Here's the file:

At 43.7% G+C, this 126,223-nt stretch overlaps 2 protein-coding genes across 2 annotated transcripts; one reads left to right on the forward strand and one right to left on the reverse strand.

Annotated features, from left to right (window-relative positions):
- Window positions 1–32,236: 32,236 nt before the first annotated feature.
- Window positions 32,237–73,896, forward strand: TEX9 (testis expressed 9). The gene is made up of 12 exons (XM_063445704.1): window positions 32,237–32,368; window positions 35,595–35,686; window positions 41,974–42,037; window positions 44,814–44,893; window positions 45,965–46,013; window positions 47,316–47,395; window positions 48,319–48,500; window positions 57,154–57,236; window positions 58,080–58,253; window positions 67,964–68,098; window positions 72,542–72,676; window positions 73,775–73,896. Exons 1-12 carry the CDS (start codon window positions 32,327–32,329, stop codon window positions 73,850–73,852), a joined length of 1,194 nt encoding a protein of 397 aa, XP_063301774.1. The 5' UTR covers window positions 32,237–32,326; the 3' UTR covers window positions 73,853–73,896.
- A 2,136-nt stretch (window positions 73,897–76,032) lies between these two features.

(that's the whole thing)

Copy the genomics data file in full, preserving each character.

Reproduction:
At 43.7% G+C, this 126,223-nt stretch overlaps 2 protein-coding genes across 2 annotated transcripts; one reads left to right on the forward strand and one right to left on the reverse strand.

Annotated features, from left to right (window-relative positions):
- Window positions 1–32,236: 32,236 nt before the first annotated feature.
- Window positions 32,237–73,896, forward strand: TEX9 (testis expressed 9). The gene is made up of 12 exons (XM_063445704.1): window positions 32,237–32,368; window positions 35,595–35,686; window positions 41,974–42,037; window positions 44,814–44,893; window positions 45,965–46,013; window positions 47,316–47,395; window positions 48,319–48,500; window positions 57,154–57,236; window positions 58,080–58,253; window positions 67,964–68,098; window positions 72,542–72,676; window positions 73,775–73,896. Exons 1-12 carry the CDS (start codon window positions 32,327–32,329, stop codon window positions 73,850–73,852), a joined length of 1,194 nt encoding a protein of 397 aa, XP_063301774.1. The 5' UTR covers window positions 32,237–32,326; the 3' UTR covers window positions 73,853–73,896.
- A 2,136-nt stretch (window positions 73,897–76,032) lies between these two features.